The mulberry can feed you really well, yet this tree is largely neglected, might I even say, despised by some, because it can be a bit messy. Mulberries are only messy because they are such huge producers of tasty berries. Their fruit come in different shades, from almost black to almost red, as well as a white fruited version. Growing up in NJ, I have memories of stopping under mulberry trees to snack and acquire some moisture, by eating the fruit. I liked the red fruited ones best, and no doubt my Mom could always tell what’ I’d been up to, just by looking at my face.
The Bane and Blessing of the Mulberry is its Productivity
Most mulberries are productive, though some are more than others. I did find a wild mulberry near near my home, which produces very few berries. Also, it’s important to know that mulberries which come up from seed have about 50% chance of producing no fruit, as mulberry trees are usually dioecious, meaning that the entire plant is either male (producing pollen) or female (producing fruit). Additionally, a seedling takes about 6 years to come into fruit. So, if you want fruit more quickly, and especially if you want superior fruit, it’s a good idea to start with a proven, grafted tree. These usually start to produce in their second growing season. Mulberry trees grow quickly!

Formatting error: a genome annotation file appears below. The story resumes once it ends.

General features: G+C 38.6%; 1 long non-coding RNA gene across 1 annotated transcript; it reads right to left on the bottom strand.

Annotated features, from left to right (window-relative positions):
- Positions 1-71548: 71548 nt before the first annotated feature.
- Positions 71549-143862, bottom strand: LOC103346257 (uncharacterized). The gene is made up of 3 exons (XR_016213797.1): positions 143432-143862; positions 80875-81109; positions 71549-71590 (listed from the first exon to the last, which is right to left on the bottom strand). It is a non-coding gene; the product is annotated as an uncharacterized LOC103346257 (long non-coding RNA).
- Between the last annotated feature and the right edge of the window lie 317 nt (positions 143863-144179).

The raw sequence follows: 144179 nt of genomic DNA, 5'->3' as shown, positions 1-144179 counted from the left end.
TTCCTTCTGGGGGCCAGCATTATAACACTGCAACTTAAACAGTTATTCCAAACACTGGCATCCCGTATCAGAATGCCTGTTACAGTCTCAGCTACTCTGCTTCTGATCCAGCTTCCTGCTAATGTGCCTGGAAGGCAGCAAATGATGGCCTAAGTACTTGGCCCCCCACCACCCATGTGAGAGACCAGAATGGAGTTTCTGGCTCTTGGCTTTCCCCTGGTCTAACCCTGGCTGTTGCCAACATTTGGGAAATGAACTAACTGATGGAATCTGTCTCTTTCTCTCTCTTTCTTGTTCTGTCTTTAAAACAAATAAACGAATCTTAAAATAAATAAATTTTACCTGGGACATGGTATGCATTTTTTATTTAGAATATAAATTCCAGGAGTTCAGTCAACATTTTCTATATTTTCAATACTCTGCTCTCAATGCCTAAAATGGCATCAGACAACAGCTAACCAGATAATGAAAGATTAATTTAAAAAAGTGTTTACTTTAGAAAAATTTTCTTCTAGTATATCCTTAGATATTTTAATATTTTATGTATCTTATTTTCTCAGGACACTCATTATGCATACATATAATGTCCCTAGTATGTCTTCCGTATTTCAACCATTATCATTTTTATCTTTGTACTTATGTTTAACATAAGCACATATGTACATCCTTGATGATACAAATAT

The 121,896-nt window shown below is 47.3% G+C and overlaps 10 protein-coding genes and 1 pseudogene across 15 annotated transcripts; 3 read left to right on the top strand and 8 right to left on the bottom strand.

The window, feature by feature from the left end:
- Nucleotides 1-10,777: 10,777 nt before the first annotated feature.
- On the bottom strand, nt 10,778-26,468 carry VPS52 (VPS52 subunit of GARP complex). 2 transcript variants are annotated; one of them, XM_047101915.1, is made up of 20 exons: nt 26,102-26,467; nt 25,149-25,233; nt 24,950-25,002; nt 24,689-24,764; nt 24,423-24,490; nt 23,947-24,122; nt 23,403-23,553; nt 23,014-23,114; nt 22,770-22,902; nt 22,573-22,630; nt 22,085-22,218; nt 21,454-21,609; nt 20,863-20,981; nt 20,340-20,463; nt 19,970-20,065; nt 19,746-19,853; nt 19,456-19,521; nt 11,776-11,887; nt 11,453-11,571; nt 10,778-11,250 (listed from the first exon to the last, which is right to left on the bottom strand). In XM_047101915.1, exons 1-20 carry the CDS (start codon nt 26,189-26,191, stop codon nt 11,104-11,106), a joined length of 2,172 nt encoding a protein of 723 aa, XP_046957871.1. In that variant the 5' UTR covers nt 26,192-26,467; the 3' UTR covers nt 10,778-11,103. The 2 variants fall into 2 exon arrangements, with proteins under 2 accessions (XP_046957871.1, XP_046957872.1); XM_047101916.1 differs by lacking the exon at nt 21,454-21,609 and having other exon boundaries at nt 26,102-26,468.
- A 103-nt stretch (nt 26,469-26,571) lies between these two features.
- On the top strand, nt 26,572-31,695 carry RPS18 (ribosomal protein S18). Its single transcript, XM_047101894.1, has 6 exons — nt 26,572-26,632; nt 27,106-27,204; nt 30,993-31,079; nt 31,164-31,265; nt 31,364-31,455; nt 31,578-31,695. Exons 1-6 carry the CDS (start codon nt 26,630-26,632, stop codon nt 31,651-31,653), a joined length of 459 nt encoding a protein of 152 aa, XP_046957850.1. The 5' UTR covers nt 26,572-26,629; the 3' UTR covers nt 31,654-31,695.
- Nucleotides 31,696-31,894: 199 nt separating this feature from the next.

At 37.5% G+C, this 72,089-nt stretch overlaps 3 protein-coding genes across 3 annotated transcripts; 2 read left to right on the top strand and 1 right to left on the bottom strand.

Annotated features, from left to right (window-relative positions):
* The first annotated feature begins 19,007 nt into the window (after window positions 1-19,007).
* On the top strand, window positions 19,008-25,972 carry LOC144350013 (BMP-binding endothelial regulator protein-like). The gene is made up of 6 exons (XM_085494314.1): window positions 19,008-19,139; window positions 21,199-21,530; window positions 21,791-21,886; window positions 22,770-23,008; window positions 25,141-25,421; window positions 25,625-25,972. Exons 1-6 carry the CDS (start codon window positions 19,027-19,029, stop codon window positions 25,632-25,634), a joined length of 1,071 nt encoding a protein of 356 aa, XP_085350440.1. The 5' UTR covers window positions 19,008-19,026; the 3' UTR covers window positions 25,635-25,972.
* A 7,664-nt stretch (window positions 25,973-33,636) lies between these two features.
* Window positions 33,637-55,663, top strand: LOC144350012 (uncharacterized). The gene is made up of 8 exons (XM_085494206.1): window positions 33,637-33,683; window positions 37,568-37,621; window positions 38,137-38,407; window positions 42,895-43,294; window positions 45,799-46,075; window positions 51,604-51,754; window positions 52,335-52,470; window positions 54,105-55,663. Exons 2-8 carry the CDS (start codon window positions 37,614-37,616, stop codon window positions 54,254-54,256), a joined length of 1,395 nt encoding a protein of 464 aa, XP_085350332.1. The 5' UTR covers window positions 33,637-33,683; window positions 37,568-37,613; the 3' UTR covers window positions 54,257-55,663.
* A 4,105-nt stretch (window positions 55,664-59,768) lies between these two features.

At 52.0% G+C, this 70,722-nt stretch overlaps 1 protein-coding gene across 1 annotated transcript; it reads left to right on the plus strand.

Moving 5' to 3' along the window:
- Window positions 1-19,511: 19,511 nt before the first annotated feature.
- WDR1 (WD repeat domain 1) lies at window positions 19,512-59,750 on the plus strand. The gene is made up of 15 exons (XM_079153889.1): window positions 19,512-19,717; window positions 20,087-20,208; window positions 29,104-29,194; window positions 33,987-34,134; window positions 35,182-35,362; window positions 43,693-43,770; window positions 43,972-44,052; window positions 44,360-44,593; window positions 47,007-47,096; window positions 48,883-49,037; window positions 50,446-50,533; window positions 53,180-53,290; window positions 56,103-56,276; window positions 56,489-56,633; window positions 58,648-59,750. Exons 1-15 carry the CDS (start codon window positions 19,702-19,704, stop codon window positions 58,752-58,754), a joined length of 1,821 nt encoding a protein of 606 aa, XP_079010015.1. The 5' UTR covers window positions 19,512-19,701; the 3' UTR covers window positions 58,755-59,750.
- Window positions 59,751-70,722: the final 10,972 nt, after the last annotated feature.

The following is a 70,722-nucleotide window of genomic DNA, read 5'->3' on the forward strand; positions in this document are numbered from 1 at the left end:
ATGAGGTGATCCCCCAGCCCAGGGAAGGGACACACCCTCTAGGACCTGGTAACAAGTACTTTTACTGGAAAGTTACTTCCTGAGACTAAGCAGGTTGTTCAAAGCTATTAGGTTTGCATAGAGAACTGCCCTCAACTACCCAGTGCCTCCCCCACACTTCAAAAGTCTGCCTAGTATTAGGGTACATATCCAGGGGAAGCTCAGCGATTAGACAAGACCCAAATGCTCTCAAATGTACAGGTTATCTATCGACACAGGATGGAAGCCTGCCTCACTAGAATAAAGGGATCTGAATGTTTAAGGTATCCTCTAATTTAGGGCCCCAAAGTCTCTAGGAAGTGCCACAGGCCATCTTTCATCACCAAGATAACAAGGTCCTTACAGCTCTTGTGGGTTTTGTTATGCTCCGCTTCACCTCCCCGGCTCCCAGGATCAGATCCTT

Mulberries definitely feed people!
We have an Illinois Everbearing Mulberry tree in our front yard. While it’s in production everyone in our family will visit that tree several times a day! The fruit is so good, it’s hard to get it to the house before it’s all gone. Mulberries vary in flavor, but all are sweet. Darker fruit tends to have more tang to it. The fruit makes wonderful pies and jams. Of all fruit trees on our place, the mulberry requires the least attention. It simply produces with almost no attention at all. But there is more to the mulberry than simply a delicious snack.
Mulberries feed poultry
Our chickens and ducks hang out under the mulberry tree. They adore the fruit. This is good, since there is a lot of fruit higher up than we can easily reach. It matures and falls to the ground, being converted into eggs and meat… Here’s a video showing some of our from under our tree.
Mulberries Can feed Hogs.
There was a time that folk used to plant mulberries to feed hogs, which free ranged under those trees. The hogs fattened on fallen fruit and, in the fall, they ate the leaves, as they dropped. At least one Southern variety has been nicknamed “Hog Tree“ and there is historical documentation how it, coupled with a hog, saved a Post Civil War family from starvation.
Mulberries can even feed fish.
I’ve heard of people planting mulberry trees on the edge of a pond, in which they raise fish, such as catfish, panfish or carp. The mature fruit would fall from the tree and be gobbled up by the fish. This is a natural, “lazy man’s method” of producing fish for protein.
Fall and Early Spring are a Good Time to purchase a Tree.
We paid about $27 for a 3′ Illinois Everbearing Mulberry. It was worth every penny! I’m working on grafting, in hopes of being able to reproduce more trees, more economically.